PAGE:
“For example, if we have a problem with engine vibration — we previously only reported engine vibration levels during take-off and cruise — whereas now we can do this throughout the flight,” said Smith. “This has already triggered a number of alerts that we have acted upon. With Airbus and Palantir, we have data from a wide range of systems and are able to use the known faults to ‘reverse engineer’ predictive maintenance alerts. We can look at the fault, work out what causes it, identify the adverse behavior and how this would be detectable from the data — and then write an algorithm to detect all of this. That is what we save and is constantly running against all the data across all the fleet.”
EasyJet flies to more than 130 airports, but only has maintenance and spares located at 35 of them. Therefore, being able to predict faults means that they’re able to perform necessary maintenance at one of their main locations versus having the airplanes fly to a location with no support and discover a major issue that could cause a flight delay. Smith said the airline focuses on monitoring its list of the top 100 faults that that could cause technical disruption.
Malte Kriszun, fleet engineer for Swiss Airlines, described the main health monitoring feature on their new Bombardier C Series as using a centralized computer called a health management unit, which is connected to the aircraft systems as well as the air data computer, and generates flight data and reports, such as those for the engine and troubleshooting.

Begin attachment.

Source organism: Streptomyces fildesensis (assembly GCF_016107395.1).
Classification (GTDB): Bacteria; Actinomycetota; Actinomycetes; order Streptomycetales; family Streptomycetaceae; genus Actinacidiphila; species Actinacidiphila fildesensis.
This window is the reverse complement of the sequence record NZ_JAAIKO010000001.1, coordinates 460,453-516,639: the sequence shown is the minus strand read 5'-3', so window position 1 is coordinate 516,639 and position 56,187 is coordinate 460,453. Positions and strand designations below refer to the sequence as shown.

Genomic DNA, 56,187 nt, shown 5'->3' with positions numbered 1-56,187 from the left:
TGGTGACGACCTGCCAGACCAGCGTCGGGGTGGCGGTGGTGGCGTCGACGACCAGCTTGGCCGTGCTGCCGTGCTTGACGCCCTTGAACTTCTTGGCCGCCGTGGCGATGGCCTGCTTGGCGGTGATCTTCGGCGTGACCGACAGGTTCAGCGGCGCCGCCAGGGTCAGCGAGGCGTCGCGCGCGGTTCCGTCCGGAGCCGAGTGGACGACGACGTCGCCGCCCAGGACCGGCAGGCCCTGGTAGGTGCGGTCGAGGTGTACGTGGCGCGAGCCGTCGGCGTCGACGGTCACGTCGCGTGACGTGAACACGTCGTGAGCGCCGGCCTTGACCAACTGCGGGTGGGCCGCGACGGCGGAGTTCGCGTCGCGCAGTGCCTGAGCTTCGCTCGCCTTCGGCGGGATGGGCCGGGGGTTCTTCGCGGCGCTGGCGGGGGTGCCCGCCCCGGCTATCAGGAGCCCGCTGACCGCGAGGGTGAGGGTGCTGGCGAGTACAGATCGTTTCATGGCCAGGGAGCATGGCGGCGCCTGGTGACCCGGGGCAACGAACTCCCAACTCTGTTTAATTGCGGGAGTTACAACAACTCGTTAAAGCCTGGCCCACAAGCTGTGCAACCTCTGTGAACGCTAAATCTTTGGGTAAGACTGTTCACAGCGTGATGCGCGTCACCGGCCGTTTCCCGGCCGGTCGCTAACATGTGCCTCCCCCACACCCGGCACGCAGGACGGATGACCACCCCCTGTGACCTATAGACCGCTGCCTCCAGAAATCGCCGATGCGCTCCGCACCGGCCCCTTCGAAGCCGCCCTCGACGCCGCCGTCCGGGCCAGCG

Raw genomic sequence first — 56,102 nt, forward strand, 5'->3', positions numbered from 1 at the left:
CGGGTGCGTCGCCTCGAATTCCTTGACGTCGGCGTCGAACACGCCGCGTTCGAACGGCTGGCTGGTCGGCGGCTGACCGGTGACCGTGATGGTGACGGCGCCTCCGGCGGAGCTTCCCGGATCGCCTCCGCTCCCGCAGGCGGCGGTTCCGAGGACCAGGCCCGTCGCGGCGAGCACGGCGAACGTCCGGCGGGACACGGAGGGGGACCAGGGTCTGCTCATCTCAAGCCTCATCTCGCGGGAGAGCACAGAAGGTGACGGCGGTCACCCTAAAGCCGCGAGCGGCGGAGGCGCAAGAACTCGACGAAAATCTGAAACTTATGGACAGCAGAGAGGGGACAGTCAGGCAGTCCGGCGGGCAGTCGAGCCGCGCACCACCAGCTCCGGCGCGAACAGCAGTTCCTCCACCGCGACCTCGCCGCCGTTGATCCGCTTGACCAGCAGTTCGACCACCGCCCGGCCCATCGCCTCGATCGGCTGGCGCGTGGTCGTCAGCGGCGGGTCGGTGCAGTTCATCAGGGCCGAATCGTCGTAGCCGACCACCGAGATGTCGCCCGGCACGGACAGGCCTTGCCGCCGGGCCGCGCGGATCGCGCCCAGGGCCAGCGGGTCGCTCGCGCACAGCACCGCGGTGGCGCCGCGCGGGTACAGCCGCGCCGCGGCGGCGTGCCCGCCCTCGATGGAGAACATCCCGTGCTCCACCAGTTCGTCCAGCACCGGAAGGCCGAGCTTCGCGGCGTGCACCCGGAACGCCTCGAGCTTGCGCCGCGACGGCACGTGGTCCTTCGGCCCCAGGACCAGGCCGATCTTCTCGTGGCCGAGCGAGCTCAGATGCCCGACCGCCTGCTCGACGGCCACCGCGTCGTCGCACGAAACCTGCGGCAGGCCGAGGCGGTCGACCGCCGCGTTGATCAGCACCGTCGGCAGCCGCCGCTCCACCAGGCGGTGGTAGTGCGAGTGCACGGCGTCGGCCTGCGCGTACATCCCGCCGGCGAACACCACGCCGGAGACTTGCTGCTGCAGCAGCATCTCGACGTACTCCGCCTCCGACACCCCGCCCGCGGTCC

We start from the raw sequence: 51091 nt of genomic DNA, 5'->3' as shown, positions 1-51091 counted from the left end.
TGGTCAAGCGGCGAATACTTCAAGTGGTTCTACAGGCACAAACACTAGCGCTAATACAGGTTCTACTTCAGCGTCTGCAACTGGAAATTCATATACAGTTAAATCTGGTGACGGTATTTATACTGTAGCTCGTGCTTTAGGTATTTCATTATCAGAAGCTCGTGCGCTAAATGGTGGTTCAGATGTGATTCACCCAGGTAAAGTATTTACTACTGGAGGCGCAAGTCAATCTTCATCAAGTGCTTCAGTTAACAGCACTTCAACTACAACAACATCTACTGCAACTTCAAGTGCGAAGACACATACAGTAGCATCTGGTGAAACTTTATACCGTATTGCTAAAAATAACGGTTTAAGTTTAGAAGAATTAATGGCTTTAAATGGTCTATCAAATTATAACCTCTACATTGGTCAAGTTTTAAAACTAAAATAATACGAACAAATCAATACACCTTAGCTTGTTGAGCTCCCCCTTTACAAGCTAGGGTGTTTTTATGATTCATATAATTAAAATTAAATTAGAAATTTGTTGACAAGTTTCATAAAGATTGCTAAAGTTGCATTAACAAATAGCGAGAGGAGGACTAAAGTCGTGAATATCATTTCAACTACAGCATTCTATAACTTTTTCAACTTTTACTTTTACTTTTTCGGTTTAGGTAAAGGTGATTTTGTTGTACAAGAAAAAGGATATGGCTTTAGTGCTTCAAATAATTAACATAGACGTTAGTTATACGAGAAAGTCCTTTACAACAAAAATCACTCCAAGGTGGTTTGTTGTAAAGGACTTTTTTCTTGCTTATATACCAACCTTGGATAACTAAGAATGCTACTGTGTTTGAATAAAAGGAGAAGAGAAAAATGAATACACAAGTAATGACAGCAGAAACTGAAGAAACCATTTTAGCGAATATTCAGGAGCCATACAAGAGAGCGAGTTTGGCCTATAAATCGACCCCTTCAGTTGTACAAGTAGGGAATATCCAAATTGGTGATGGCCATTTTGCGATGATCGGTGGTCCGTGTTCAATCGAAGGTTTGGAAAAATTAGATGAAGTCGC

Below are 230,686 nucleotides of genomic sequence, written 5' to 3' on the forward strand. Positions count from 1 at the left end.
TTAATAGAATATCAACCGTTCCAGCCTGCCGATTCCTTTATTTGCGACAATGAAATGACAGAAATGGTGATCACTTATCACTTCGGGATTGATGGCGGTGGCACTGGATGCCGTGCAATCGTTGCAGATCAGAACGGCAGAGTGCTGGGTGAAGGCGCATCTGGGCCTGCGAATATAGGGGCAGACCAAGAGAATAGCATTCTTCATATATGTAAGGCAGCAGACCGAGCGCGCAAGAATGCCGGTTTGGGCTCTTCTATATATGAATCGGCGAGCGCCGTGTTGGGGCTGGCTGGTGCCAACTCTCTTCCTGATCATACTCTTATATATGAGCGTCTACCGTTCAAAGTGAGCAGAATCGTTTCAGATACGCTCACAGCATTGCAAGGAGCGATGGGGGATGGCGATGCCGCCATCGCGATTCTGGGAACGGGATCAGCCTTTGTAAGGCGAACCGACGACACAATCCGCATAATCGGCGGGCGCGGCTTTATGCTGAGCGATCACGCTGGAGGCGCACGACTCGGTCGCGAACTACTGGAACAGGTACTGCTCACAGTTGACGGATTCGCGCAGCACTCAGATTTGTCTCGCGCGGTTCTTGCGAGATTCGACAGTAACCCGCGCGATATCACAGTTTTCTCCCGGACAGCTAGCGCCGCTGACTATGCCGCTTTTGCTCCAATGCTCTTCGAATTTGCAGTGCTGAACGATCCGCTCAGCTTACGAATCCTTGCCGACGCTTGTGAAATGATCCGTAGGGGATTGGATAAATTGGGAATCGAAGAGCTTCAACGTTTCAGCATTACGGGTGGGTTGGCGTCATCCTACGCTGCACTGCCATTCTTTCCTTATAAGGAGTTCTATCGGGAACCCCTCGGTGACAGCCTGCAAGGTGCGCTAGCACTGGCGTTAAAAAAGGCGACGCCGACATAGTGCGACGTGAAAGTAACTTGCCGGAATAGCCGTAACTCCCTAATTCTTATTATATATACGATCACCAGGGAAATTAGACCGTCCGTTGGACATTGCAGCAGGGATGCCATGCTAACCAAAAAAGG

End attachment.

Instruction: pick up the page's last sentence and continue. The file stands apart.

“For continuous monitoring (independent from a turnaround), we generate about 30 MB of flight data and 30 to 40 MB of reports, hence about 60 to 70 MB per flight in total,” said Kriszun. “During a turnaround, the post-flight summary and generated status messages will be looked at.”
As operational hours continue to build up, the European carrier and Bombardier will gain a better understanding of what systems and components generate certain types of faults on a regular basis. The C Series is powered by the Pratt & Whitney geared turbofan engine, equipped with 5,000 sensors capable of producing up to 10 GB of data per second.
Swiss Airlines also has a fleet of Airbus, Boeing and Avro aircraft.
“Airbus and Boeing both have their own Health Monitoring Systems. It generally works in a similar fashion, but differs in details. On the C Series there are additional reports (full flight reports) that the others do not offer which give us more opportunities to analyze. Retrofitting on Boeing and Airbus is not necessary as it is standard equipment,” said Kriszun.
AHM in the Future